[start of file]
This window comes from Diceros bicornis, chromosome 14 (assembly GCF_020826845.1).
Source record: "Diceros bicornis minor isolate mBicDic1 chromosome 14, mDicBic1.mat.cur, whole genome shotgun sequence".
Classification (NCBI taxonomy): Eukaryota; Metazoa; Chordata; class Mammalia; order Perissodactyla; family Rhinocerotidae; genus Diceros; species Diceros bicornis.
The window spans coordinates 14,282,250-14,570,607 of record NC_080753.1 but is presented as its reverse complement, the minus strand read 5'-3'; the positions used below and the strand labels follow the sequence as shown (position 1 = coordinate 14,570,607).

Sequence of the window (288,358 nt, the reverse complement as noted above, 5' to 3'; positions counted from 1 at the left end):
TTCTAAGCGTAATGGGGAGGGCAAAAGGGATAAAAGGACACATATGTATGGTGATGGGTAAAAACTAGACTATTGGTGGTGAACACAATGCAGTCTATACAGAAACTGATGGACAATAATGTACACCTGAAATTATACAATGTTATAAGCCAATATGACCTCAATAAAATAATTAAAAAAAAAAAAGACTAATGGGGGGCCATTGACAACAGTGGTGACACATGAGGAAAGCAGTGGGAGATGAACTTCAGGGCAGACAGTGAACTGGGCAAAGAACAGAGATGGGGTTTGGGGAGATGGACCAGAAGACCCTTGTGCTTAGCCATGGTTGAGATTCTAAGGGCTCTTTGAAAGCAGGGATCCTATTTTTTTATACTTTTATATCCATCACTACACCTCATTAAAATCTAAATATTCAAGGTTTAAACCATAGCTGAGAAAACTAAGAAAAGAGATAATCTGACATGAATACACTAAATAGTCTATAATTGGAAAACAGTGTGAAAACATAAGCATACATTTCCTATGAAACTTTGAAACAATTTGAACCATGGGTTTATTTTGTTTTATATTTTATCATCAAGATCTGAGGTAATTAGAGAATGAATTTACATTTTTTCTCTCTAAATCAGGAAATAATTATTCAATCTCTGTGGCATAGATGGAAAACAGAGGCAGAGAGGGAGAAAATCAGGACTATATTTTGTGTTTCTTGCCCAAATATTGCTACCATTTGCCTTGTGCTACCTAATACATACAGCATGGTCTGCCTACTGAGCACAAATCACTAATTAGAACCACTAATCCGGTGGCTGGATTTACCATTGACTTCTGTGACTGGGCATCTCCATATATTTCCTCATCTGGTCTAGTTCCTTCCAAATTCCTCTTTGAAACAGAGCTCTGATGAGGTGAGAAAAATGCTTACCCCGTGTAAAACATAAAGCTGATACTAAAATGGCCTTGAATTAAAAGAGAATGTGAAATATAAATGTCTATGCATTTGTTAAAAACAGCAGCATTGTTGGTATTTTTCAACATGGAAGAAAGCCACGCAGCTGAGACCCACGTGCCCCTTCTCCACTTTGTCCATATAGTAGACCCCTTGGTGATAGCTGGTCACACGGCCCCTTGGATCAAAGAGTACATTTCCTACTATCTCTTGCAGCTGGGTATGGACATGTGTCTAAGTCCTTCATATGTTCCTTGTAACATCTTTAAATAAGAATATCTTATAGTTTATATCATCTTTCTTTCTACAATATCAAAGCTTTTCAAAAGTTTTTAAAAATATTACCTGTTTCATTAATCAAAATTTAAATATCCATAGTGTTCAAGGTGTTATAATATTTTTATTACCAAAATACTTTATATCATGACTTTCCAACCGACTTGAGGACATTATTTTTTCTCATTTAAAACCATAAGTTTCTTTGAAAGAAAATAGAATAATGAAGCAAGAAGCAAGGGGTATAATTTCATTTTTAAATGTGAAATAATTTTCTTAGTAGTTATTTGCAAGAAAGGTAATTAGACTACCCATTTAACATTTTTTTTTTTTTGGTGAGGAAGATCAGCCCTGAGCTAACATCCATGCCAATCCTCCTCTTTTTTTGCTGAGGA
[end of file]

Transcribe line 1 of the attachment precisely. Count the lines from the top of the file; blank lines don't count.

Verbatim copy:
This window comes from Diceros bicornis, chromosome 14 (assembly GCF_020826845.1).